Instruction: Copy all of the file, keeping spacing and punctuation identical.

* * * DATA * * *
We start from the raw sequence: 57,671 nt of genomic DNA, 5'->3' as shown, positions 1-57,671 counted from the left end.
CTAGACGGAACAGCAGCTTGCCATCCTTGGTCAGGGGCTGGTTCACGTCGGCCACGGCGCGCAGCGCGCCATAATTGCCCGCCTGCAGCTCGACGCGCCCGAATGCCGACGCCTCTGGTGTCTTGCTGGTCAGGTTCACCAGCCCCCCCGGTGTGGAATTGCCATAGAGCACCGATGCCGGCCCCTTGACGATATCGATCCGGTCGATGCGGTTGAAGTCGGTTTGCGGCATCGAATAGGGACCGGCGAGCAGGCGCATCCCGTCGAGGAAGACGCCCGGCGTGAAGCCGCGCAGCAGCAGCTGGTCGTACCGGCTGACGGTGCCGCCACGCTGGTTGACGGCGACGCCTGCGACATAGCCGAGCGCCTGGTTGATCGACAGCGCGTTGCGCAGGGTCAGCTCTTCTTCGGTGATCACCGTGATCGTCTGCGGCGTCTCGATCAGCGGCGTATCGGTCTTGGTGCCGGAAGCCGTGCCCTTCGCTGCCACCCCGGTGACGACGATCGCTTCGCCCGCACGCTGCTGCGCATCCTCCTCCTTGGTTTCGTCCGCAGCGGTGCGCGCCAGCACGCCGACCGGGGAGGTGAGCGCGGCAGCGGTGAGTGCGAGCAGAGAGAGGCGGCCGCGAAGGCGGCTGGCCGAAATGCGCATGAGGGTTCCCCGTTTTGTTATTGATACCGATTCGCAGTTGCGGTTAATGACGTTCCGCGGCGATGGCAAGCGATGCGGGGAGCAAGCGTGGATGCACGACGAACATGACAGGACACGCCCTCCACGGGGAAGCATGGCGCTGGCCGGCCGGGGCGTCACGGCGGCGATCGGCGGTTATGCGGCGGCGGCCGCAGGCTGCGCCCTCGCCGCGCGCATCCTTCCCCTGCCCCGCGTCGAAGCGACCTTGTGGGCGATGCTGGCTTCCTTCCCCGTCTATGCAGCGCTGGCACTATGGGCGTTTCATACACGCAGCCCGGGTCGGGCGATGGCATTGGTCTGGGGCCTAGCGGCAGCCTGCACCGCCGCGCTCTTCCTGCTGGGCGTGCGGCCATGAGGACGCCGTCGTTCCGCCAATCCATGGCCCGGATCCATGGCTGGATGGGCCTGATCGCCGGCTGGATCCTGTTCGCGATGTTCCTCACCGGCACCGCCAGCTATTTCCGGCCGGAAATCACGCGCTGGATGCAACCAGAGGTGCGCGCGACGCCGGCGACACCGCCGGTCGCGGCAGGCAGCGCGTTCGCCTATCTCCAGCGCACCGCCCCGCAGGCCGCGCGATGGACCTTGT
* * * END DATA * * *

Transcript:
We start from the raw sequence: 57,671 nt of genomic DNA, 5'->3' as shown, positions 1-57,671 counted from the left end.
CTAGACGGAACAGCAGCTTGCCATCCTTGGTCAGGGGCTGGTTCACGTCGGCCACGGCGCGCAGCGCGCCATAATTGCCCGCCTGCAGCTCGACGCGCCCGAATGCCGACGCCTCTGGTGTCTTGCTGGTCAGGTTCACCAGCCCCCCCGGTGTGGAATTGCCATAGAGCACCGATGCCGGCCCCTTGACGATATCGATCCGGTCGATGCGGTTGAAGTCGGTTTGCGGCATCGAATAGGGACCGGCGAGCAGGCGCATCCCGTCGAGGAAGACGCCCGGCGTGAAGCCGCGCAGCAGCAGCTGGTCGTACCGGCTGACGGTGCCGCCACGCTGGTTGACGGCGACGCCTGCGACATAGCCGAGCGCCTGGTTGATCGACAGCGCGTTGCGCAGGGTCAGCTCTTCTTCGGTGATCACCGTGATCGTCTGCGGCGTCTCGATCAGCGGCGTATCGGTCTTGGTGCCGGAAGCCGTGCCCTTCGCTGCCACCCCGGTGACGACGATCGCTTCGCCCGCACGCTGCTGCGCATCCTCCTCCTTGGTTTCGTCCGCAGCGGTGCGCGCCAGCACGCCGACCGGGGAGGTGAGCGCGGCAGCGGTGAGTGCGAGCAGAGAGAGGCGGCCGCGAAGGCGGCTGGCCGAAATGCGCATGAGGGTTCCCCGTTTTGTTATTGATACCGATTCGCAGTTGCGGTTAATGACGTTCCGCGGCGATGGCAAGCGATGCGGGGAGCAAGCGTGGATGCACGACGAACATGACAGGACACGCCCTCCACGGGGAAGCATGGCGCTGGCCGGCCGGGGCGTCACGGCGGCGATCGGCGGTTATGCGGCGGCGGCCGCAGGCTGCGCCCTCGCCGCGCGCATCCTTCCCCTGCCCCGCGTCGAAGCGACCTTGTGGGCGATGCTGGCTTCCTTCCCCGTCTATGCAGCGCTGGCACTATGGGCGTTTCATACACGCAGCCCGGGTCGGGCGATGGCATTGGTCTGGGGCCTAGCGGCAGCCTGCACCGCCGCGCTCTTCCTGCTGGGCGTGCGGCCATGAGGACGCCGTCGTTCCGCCAATCCATGGCCCGGATCCATGGCTGGATGGGCCTGATCGCCGGCTGGATCCTGTTCGCGATGTTCCTCACCGGCACCGCCAGCTATTTCCGGCCGGAAATCACGCGCTGGATGCAACCAGAGGTGCGCGCGACGCCGGCGACACCGCCGGTCGCGGCAGGCAGCGCGTTCGCCTATCTCCAGCGCACCGCCCCGCAGGCCGCGCGATGGACCTTGT